The nation of Australia as we know it today evolved from six British colonies. Australia became a federated nation Jan. 1 1901, and the six colonies (New South Wales, Queensland, South Australia, Tasmania, Victoria and Western Australia) became states within the Commonwealth of Australia.
Prior to federation, each colony had its own post office and postage stamps.
Collecting Australian colonies stamps is a wonderful way to learn the history of the sixth largest country (by land mass) in the world, and also to brush up on your stamp collecting skills.
There are a few world-class rarities among these Australian colonies stamps that will challenge the budget, but there are also many attractive stamps of the Australian states that fall within the realm of budget collecting.
A good way to begin a collection of Australian colonies is to start small, by choosing one of the six colonies.
Both New South Wales and Victoria began issuing stamps in 1850.
Tasmania issued its first stamps in 1853, and was followed by Western Australia in 1854, South Australia in 1855, and Queensland in 1860.
British colonization of Australia began in New South Wales in 1788 when the “First Fleet” arrived from Great Britain.
These sailing ships were carrying many prisoners who could no longer be transported to the former British colonies in America.
And so, beginning a collection of Australian colonies with some New South Wales stamps might be a great place to start. Or it might not.
The first stamps are called the Sydney Views and show the seal of the colony.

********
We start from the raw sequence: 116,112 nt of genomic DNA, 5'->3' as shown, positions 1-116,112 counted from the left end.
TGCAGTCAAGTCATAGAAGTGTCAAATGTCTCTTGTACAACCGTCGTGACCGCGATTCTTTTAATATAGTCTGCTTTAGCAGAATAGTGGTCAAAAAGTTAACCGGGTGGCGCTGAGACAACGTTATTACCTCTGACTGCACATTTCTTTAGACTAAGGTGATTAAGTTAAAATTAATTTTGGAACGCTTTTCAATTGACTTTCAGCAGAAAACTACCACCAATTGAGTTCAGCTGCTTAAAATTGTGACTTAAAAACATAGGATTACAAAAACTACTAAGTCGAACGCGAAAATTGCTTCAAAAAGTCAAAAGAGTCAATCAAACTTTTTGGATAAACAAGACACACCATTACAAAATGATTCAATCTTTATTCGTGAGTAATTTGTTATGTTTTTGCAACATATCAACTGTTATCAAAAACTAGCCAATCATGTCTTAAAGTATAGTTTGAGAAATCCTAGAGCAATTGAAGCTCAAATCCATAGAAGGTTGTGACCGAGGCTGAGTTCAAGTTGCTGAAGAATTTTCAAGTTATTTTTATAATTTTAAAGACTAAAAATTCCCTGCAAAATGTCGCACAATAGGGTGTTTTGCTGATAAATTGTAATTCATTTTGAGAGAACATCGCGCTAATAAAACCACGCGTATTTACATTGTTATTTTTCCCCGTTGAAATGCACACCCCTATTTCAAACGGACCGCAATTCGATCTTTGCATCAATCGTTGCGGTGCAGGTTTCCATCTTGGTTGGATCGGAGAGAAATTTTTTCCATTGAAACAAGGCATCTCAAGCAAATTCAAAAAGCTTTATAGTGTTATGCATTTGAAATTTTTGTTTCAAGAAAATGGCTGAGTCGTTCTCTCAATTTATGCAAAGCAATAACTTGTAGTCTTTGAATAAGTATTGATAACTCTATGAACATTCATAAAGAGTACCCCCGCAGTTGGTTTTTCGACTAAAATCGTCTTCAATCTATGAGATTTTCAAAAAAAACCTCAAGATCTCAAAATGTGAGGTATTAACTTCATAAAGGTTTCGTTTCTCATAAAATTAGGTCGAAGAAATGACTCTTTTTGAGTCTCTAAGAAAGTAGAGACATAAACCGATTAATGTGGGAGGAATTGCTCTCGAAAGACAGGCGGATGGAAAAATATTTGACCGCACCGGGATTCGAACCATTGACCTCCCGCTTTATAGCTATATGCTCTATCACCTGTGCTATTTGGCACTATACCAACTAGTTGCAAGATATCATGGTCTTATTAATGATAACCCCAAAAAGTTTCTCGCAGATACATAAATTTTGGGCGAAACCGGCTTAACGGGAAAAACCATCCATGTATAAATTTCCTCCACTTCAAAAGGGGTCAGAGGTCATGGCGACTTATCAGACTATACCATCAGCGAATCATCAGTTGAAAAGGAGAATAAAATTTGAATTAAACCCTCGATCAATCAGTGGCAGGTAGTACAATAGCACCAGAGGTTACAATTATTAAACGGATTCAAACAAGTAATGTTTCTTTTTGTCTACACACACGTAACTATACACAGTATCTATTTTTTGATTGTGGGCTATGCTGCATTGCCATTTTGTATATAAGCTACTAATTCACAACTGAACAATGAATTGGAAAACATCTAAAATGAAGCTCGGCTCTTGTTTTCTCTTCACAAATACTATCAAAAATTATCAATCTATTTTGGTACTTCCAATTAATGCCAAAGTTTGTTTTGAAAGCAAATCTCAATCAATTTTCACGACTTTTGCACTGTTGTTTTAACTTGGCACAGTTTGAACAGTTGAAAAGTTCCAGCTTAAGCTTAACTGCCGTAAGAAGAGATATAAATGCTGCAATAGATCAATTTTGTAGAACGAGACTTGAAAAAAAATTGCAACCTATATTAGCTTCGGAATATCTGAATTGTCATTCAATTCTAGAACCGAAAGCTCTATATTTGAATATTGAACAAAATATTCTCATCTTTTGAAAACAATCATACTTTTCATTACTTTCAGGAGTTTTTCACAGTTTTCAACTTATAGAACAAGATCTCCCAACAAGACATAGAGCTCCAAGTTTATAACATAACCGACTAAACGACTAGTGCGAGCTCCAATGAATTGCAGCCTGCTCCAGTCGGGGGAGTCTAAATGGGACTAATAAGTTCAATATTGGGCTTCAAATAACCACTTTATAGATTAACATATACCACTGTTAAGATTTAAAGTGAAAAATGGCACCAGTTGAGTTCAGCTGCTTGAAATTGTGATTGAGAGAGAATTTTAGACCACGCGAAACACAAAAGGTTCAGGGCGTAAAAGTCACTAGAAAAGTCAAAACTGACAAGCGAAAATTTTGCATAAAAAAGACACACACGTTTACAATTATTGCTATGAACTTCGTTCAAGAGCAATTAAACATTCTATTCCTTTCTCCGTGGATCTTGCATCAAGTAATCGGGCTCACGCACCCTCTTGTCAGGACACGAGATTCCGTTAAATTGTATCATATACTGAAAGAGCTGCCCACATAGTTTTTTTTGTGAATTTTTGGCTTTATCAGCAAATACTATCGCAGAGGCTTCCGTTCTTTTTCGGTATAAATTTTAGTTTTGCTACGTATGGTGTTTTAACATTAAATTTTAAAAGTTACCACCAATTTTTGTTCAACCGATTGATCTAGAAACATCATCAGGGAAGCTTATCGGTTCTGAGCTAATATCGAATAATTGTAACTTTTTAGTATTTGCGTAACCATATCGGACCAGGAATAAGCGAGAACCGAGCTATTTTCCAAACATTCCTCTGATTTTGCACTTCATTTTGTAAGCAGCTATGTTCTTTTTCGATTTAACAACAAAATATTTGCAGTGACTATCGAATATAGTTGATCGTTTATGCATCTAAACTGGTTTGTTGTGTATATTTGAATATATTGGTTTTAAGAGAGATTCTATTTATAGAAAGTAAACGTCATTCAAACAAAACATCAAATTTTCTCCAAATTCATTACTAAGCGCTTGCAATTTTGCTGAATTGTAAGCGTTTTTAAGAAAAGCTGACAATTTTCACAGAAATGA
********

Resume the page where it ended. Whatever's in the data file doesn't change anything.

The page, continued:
Figure 1 shows the New South Wales 1850 1-penny red (Scott 1).
These issues are laden with paper varieties, shades, engraving varieties — and rather large numbers in the catalog value columns.
In the interest of frugal philately, you can skip the Sydney Views stamps and move to the late 1850s for some very attractive portraits of Queen Victoria.
There is still a lot of complexity to the stamps of this era, with perforation, watermark and paper varieties.
Figure 2 shows the 1854 1d orange Queen Victoria stamp of New South Wales (Scott 23).
The easiest, and perhaps most enjoyable New South Wales stamps to collect came in 1888.
Many of these later stamps are pictorial, showing fewer portraits and more animals, maps and scenery.
The stamps were, in fact, commemorative in nature, honoring the centennial of the 1788 arrival of the First Fleet.
Figure 3 shows what has become an instantly recognizable symbol of Australia, the kangaroo, on the 1889 1-shilling maroon stamp.
Just collecting all of the varieties of this one little stamp would take a bit of time, but would not take as much money as some other New South Wales issues.
The advantage to starting small is that you get to learn how to recognize different watermarks and methods of printing, skills that will help you no matter what you collect.
Nearly all of the stamps issued by Queensland show a portrait of a queen: Queen Victoria, to be precise.
A good starting place for collecting Queensland is 1890, when a series of Queen Victoria side-view or profile stamps was produced that lasted until the first Australian stamps were issued.
The ½d green stamp shown in Figure 4 (Scott 101) stands out from the higher denominations because of its horizontal layout.
Once again, there are different perforations, paper types, printing varieties and so on to be found.
Most of these stamps could be considered inexpensive challenges.
South Australia’s first stamps from 1855-56 might be out of the range of a modest stamp budget, but there are beautiful elongated stamps known as “longs,” issued in 1902 and later, that are more affordable.
You might wonder why South Australia would issue stamps after the colonies federated to form the new nation.